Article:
California | Common Core LATINO STUDENTS IN CALIFORNIA*
WHAT IS THE COMMON CORE? The Common Core State Standards (CCSS) are a state-led effort to establish a single set of clear educational standards for English language arts and mathematics that states can share and voluntarily adopt. These standards are designed to ensure that students graduate from high school prepared for college, work, and success in the global economy.
WHY ARE STANDARDS NEEDED?
66% of California’s Latino adults lack a postsecondary degree and do not qualify for 65% of estimated job openings
Standards, the backbone of the education system, tell us what children should know and be able to do in each grade and subject. Educators align materials, tests, and teaching strategies to meet those standards. With defined standards, parents and caregivers can know how their children are doing and how best to help them at home. Standards also ensure that our children develop the skills they need at each grade level that will prepare them to pursue opportunities in college or the workforce.
HOW CAN WE HELP ENSURE COMMON CORE’S SUCCESS? Accountability is essential. We must be able to measure how schools are effectively delivering the Common Core State Standards and how well students are learning. Parental engagement is critical. We can ensure parents are successful partners in their children’s learning by providing them with information and tools. Resources are vital. In providing the necessary resources for training and materials, we can support the successful implementation of standards and shift in classroom practice. The business community must help. By supporting clearer and higher standards, we are strengthening the education-toworkforce pipeline.
California has the largest Hispanic population
Hispanics composed 53% of all public school enrollments in California in 2012–2013
English and math proficiency levels are low among Latino children. Only 14% of fourth graders were proficient in reading and 13% of eighth graders were proficient in math in 2013
English language learners (ELLs) make up 22% of California’s public schools and graduate at a rate of 62%. In 2013, only 5% of fourth graders and 2% of eighth graders, respectively, were at or above proficiency levels in reading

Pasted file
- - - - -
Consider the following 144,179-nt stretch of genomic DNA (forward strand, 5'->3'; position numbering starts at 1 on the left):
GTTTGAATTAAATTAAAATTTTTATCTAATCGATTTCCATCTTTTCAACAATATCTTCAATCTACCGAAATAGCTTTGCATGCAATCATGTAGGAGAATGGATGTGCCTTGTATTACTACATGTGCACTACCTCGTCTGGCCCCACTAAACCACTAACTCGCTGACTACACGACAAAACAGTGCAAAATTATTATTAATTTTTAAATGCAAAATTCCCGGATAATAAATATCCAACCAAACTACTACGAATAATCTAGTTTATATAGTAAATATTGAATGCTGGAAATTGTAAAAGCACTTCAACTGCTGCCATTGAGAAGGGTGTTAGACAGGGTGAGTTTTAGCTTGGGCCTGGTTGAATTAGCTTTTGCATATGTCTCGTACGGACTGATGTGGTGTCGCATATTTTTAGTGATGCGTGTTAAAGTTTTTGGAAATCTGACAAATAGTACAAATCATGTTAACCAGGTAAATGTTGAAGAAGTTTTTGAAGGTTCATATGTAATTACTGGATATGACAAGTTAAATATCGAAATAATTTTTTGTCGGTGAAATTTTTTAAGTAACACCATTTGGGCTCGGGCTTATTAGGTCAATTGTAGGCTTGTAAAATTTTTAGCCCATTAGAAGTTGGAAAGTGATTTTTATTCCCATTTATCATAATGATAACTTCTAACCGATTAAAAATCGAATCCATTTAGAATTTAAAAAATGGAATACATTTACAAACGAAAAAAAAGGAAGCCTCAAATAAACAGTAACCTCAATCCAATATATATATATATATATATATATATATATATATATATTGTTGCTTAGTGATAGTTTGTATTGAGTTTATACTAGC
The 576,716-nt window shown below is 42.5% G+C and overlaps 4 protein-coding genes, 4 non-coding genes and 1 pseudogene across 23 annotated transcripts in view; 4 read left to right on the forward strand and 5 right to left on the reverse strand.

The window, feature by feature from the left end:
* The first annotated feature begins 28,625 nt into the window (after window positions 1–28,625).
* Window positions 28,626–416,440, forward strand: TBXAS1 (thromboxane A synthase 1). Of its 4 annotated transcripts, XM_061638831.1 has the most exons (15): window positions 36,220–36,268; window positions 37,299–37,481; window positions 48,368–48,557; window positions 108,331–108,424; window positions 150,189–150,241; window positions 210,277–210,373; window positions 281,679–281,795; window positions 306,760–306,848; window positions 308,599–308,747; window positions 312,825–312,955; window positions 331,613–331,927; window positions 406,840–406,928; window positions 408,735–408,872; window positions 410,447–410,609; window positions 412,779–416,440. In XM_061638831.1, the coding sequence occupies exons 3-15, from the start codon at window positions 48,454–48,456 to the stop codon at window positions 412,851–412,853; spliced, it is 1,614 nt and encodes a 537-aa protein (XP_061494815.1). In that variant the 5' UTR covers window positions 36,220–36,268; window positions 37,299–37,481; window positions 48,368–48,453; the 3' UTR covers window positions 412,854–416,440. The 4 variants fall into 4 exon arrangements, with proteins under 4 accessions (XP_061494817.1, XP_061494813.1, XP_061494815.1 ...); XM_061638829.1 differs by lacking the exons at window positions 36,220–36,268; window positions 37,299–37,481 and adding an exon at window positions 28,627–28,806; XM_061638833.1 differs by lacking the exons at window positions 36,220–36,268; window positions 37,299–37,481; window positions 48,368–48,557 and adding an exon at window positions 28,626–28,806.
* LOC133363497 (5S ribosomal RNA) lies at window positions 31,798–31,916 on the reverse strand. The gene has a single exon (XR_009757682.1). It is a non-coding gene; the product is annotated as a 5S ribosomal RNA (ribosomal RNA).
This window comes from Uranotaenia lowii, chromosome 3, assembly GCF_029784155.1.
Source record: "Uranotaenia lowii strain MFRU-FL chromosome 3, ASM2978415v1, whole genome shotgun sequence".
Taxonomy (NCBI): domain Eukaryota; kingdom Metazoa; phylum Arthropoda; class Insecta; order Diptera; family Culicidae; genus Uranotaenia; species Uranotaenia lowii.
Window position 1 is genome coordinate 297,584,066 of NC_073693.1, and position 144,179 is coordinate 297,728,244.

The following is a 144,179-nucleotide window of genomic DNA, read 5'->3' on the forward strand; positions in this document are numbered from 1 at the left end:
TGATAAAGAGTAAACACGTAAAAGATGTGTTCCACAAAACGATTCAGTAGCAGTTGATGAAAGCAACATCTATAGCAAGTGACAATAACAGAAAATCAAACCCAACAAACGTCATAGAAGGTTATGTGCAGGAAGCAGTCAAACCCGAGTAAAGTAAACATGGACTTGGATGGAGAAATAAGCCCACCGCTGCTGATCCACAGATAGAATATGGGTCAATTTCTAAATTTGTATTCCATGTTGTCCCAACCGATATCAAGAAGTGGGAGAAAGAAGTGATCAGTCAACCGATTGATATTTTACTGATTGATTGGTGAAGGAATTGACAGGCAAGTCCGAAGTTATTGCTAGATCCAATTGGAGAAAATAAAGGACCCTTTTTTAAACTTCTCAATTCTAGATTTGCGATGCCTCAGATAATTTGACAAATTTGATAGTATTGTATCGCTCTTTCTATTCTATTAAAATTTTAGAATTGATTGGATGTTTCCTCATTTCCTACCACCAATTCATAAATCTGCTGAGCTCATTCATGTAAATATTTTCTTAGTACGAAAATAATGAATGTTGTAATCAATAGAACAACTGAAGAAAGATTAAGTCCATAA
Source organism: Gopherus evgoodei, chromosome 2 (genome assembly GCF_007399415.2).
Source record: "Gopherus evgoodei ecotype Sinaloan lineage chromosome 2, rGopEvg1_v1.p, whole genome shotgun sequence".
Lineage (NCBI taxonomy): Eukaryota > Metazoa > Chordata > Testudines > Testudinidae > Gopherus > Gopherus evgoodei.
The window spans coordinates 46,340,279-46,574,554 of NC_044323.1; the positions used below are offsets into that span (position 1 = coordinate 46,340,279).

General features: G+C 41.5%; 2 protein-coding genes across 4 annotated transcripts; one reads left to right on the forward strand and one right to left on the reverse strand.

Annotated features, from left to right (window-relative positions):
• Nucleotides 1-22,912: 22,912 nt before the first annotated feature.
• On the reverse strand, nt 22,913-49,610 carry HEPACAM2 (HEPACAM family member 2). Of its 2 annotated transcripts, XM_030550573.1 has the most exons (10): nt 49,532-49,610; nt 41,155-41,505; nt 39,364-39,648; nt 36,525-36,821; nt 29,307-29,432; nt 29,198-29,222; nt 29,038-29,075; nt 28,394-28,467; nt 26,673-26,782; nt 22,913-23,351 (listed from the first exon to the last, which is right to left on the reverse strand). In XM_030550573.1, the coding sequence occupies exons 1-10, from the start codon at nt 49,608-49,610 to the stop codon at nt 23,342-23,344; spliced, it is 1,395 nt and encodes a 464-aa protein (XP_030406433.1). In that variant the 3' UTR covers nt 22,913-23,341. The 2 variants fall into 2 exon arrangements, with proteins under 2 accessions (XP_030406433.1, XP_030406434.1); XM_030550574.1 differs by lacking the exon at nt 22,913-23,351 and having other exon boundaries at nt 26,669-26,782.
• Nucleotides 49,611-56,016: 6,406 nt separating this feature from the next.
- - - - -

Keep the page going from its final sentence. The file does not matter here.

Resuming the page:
California’s high school graduation rate among Latinos is at a low of 75% compared to the state graduation rate of 80%
In 2013, the high school dropout rate among Hispanic students stood at a high of 14%, compared to the state dropout rate of 12%
In October 2012, Hispanics comprised 36% of all enrollments in degree granting institutions
In 2011, Latinos graduated from college at a rate of 42% compared to 52% of Whites
In California, there is a wide degree attainment gap between Latinos and other racial groups. 16% of Latino adults have an associate degree or higher compared to 38% all California adults
WHY DO WE NEED THE COMMON CORE? Increasing access to high-quality educational opportunities and supporting pathways to completion are among the most significant challenges that Latinos face in education today. Degree attainment among Latino adults in California is inadequate. On average, 12% of Latino adults have postsecondary degrees: 50%
HOW WILL THE COMMON CORE BENEFIT LATINO STUDENTS?
The CCSS help to ensure that all students, regardless of ZIP code, income, race, or ethnicity, will be taught to and held to the same high standards that are aligned to college and work expectations. The CCSS guarantee that all students have access to high-quality educational content, supports, and opportunities that research has demonstrated are essential to postsecondary success. The CCSS emphasize analytical and critical-thinking skills that take learning beyond the classroom, connecting curricula to the real world. The CCSS allow parents and caregivers to more effectively assess their child’s progress and compare their child’s education with the education of children in other communities and states.
Implementation of the CCSS requires states to adopt high-quality assessments that can accurately and reliably measure each student’s progress *Sources | Latino Students in California: Ensuring America’s Future By Increasing Latino College Completion, Excelencia in Education; Education Statistics, CalEdFacts, California Department of Education (CDE); Class of 2013 Cohort Graduation and Dropout Rates, CDE; Reading and Mathematics 2013 State Snapshot Report, The Nations Report Card, National Center for Education Statistics, NCES; Digest of Education Statistics 2013, NCES
0% Some College or Associate's Black
Graduate or Professional Asian
Source: 2010-2012 American Community Survey 3-Year Estimates, American Factfinder, US Census Bureau
Yet 67% of California’s jobs in 2020 will require some sort of postsecondary credential: Master's or Higher 12%
No HS Diploma 14% HS Diploma 19%
Some College 22%
Source: Recovery: Job Growth And Education Requirements Through 2020, Center on Education and the Workforce, Georgetown University, 2013
CALL TO ACTION Increasing the educational achievements of Latino children is a national imperative. Internationally benchmarked academic standards will raise the bar for all of our children and present a vital opportunity to improve Latino student outcomes. We, as a community, need to step up and step in. Elected officials and community and business leaders, together with parents and educators, are critical to securing the success of our children. Let’s continue to advocate for and support standards that will improve opportunities for our Latino youth and prepare them for the future. We all have a role to play to ensure that our Latino youth are equipped in the classroom today to handle the jobs of tomorrow.